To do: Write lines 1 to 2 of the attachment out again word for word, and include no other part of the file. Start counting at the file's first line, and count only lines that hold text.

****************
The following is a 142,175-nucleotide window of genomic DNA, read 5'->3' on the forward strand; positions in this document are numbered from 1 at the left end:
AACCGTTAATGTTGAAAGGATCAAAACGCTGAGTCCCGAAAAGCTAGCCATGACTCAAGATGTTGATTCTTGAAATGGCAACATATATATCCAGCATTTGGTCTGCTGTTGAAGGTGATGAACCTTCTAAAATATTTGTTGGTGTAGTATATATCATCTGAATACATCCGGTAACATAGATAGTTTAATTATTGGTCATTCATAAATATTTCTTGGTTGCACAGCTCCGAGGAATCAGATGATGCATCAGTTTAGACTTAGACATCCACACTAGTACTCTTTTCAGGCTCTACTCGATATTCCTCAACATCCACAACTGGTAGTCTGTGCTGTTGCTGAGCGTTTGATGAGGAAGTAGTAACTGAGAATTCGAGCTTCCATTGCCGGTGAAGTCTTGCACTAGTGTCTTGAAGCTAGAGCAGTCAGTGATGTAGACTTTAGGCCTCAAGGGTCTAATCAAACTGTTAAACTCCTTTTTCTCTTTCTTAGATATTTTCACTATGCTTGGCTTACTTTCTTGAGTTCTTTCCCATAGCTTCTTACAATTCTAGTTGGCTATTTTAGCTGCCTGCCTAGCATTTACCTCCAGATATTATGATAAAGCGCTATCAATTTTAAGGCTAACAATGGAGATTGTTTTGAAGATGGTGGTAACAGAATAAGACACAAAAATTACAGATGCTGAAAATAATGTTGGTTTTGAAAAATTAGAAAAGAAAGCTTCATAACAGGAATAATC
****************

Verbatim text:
The following is a 142,175-nucleotide window of genomic DNA, read 5'->3' on the forward strand; positions in this document are numbered from 1 at the left end:
AACCGTTAATGTTGAAAGGATCAAAACGCTGAGTCCCGAAAAGCTAGCCATGACTCAAGATGTTGATTCTTGAAATGGCAACATATATATCCAGCATTTGGTCTGCTGTTGAAGGTGATGAACCTTCTAAAATATTTGTTGGTGTAGTATATATCATCTGAATACATCCGGTAACATAGATAGTTTAATTATTGGTCATTCATAAATATTTCTTGGTTGCACAGCTCCGAGGAATCAGATGATGCATCAGTTTAGACTTAGACATCCACACTAGTACTCTTTTCAGGCTCTACTCGATATTCCTCAACATCCACAACTGGTAGTCTGTGCTGTTGCTGAGCGTTTGATGAGGAAGTAGTAACTGAGAATTCGAGCTTCCATTGCCGGTGAAGTCTTGCACTAGTGTCTTGAAGCTAGAGCAGTCAGTGATGTAGACTTTAGGCCTCAAGGGTCTAATCAAACTGTTAAACTCCTTTTTCTCTTTCTTAGATATTTTCACTATGCTTGGCTTACTTTCTTGAGTTCTTTCCCATAGCTTCTTACAATTCTAGTTGGCTATTTTAGCTGCCTGCCTAGCATTTACCTCCAGATATTATGATAAAGCGCTATCAATTTTAAGGCTAACAATGGAGATTGTTTTGAAGATGGTGGTAACAGAATAAGACACAAAAATTACAGATGCTGAAAATAATGTTGGTTTTGAAAAATTAGAAAAGAAAGCTTCATAACAGGAATAATC